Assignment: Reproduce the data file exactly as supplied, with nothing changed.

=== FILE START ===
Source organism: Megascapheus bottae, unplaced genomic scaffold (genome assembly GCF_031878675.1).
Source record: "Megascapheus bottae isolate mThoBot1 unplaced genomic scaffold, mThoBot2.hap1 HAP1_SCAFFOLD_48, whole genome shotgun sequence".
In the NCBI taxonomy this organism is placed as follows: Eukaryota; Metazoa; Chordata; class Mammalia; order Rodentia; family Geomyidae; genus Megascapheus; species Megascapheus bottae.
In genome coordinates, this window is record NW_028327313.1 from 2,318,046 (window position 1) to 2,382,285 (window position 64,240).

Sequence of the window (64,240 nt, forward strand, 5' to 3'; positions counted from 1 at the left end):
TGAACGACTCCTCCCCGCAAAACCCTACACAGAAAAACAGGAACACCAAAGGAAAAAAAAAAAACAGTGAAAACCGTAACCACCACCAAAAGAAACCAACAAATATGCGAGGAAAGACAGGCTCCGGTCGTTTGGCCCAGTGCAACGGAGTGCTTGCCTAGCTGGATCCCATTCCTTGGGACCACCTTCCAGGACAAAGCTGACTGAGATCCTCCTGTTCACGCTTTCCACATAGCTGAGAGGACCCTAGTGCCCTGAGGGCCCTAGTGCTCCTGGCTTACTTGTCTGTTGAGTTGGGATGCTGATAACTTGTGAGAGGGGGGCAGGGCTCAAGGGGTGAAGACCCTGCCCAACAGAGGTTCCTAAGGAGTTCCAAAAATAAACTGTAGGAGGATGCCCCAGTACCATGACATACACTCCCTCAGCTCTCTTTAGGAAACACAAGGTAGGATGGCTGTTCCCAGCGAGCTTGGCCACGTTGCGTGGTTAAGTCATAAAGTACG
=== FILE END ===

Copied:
Source organism: Megascapheus bottae, unplaced genomic scaffold (genome assembly GCF_031878675.1).
Source record: "Megascapheus bottae isolate mThoBot1 unplaced genomic scaffold, mThoBot2.hap1 HAP1_SCAFFOLD_48, whole genome shotgun sequence".
In the NCBI taxonomy this organism is placed as follows: Eukaryota; Metazoa; Chordata; class Mammalia; order Rodentia; family Geomyidae; genus Megascapheus; species Megascapheus bottae.
In genome coordinates, this window is record NW_028327313.1 from 2,318,046 (window position 1) to 2,382,285 (window position 64,240).

Sequence of the window (64,240 nt, forward strand, 5' to 3'; positions counted from 1 at the left end):
TGAACGACTCCTCCCCGCAAAACCCTACACAGAAAAACAGGAACACCAAAGGAAAAAAAAAAAACAGTGAAAACCGTAACCACCACCAAAAGAAACCAACAAATATGCGAGGAAAGACAGGCTCCGGTCGTTTGGCCCAGTGCAACGGAGTGCTTGCCTAGCTGGATCCCATTCCTTGGGACCACCTTCCAGGACAAAGCTGACTGAGATCCTCCTGTTCACGCTTTCCACATAGCTGAGAGGACCCTAGTGCCCTGAGGGCCCTAGTGCTCCTGGCTTACTTGTCTGTTGAGTTGGGATGCTGATAACTTGTGAGAGGGGGGCAGGGCTCAAGGGGTGAAGACCCTGCCCAACAGAGGTTCCTAAGGAGTTCCAAAAATAAACTGTAGGAGGATGCCCCAGTACCATGACATACACTCCCTCAGCTCTCTTTAGGAAACACAAGGTAGGATGGCTGTTCCCAGCGAGCTTGGCCACGTTGCGTGGTTAAGTCATAAAGTACG